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Beatrice Hubbard, Mineola's oldest resident, dies at 106

In this May 17, 2012 photo, Beatrice Hubbard,

In this May 17, 2012 photo, Beatrice Hubbard, a former teacher at Mineola High School, is 105 years old. Hubbard died Sept. 18, 2013 at age 106. Newsday's obituary for Beatrice Hubbard
Credit: Newsday / Audrey C. Tiernan

When Beatrice Hubbard was honored as grand marshal of Mineola's centennial parade seven years ago, the retired schoolteacher beamed.

For Hubbard, who died Wednesday at age 106, it could have been a dual celebration -- she was as old as the village itself.

"She just glowed," said John DaVanzo, 91, a former student who kept in touch, often dropping by with a bouquet of red roses.

"Miss Hubbard," as she was known, even in retirement, was a staple of the village where she lived since the early 1930s. At Mineola High School, where she taught for 36 years, she was a popular class adviser, and a business teacher who "everybody got to know," DaVanzo recalled.

Beatrice M. Hubbard, who had been Mineola's oldest resident, was born upstate in Coxsackie on Dec. 14, 1906, and prepared early for a career as an educator.

Hubbard attended a one-room schoolhouse in West Coxsackie and later graduated from the grammar and high schools of the Coxsackie Union school district, family said. It was at Russell Sage College in Troy where she learned the profession, graduating in 1928 with a bachelor's of science in education.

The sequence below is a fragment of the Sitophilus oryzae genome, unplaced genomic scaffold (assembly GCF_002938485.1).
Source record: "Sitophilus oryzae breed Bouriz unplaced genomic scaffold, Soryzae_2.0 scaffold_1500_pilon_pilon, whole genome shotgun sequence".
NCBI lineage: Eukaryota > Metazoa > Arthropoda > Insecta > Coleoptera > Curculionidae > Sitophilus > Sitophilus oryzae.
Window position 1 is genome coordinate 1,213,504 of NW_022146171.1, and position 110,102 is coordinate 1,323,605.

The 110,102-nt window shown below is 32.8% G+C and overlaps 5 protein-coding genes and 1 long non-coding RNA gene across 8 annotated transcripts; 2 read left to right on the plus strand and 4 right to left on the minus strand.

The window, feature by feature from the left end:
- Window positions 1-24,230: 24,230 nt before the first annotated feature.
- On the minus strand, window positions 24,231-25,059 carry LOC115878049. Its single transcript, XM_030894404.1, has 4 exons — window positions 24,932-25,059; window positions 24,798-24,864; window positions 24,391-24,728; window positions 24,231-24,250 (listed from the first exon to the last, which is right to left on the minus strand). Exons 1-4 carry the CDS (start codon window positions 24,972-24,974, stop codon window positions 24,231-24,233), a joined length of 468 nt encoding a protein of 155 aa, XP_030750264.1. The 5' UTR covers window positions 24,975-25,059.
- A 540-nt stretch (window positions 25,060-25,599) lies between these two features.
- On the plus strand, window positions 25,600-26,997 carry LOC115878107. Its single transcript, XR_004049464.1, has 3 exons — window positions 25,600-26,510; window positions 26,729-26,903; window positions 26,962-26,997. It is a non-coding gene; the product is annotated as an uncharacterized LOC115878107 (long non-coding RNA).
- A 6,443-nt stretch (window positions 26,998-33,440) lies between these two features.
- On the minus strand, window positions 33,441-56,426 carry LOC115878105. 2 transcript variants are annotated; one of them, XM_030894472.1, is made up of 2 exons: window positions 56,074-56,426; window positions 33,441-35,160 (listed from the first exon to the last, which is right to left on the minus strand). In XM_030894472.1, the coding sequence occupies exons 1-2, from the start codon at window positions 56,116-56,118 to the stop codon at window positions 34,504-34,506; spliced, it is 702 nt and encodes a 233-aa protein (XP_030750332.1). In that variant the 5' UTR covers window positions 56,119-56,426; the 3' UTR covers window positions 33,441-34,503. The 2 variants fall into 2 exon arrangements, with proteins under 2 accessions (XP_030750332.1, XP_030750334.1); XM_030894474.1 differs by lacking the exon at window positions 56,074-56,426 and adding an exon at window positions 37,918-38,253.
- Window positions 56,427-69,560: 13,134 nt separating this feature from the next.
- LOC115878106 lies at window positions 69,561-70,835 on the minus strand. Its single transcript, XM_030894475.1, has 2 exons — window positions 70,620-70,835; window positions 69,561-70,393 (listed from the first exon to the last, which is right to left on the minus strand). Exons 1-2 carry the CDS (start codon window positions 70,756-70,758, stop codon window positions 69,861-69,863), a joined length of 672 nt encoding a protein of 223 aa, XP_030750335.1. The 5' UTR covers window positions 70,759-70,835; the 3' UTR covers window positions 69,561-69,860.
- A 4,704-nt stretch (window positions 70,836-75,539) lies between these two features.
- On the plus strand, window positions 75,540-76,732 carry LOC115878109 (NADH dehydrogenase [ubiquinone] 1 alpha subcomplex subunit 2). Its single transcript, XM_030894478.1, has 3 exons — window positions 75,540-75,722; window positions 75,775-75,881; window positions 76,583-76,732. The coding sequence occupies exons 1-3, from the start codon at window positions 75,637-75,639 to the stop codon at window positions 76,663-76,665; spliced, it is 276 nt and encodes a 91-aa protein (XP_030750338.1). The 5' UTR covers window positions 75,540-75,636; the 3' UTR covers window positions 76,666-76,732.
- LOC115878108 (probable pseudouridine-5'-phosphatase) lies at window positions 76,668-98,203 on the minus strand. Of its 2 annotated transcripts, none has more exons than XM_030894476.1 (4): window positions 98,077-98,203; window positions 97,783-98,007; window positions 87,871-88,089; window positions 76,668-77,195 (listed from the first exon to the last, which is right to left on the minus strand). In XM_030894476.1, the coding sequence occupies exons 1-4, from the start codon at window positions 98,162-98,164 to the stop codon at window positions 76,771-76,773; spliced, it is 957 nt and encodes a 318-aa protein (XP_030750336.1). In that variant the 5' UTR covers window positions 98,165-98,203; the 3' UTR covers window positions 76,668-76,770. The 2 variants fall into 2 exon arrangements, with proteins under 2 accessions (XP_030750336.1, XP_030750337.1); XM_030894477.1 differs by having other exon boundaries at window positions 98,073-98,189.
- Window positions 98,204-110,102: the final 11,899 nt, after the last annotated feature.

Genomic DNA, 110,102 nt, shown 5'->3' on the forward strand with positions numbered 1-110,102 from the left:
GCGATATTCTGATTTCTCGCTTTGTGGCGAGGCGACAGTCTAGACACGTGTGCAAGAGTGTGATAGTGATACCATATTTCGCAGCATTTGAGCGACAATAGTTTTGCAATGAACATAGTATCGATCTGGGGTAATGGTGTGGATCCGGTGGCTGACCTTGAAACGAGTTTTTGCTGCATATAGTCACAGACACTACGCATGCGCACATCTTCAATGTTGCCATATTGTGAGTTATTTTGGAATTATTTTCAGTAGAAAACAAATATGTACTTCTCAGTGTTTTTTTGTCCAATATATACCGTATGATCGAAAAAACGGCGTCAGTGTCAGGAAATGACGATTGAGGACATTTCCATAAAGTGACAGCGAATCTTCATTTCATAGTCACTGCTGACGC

After college, she took summer classes at Columbia University, family said, eventually earning her MBA.

Her students became a surrogate family for Hubbard, who never married and had no children.

"She was fair, and she was just, and they learned a lot from her," said Suzanne Waters, whose husband, David, both of Rockville, Md., is Hubbard's nephew.

"They went on to do bigger and better things that made her very proud," she said. "She was like their grandmother."

Hubbard taught generations of schoolchildren in such subjects as business and bookkeeping. "That can be very boring, and apparently it wasn't," Suzanne Waters said.

Waters said Hubbard received cards from students who had settled all over, from Hawaii to California to Florida.

Some took her out for lunch.

"She'll be remembered for all of her students," said DaVanzo, once a star football player who later served in the Navy and was elected to local political seats. "God knows where they are: They could be architects, they could be in government, they could be all over the world."

A visitation will be held Sunday from 2 to 4 p.m. at the Fairchild Sons Funeral Home in Garden City, to be followed by a service.

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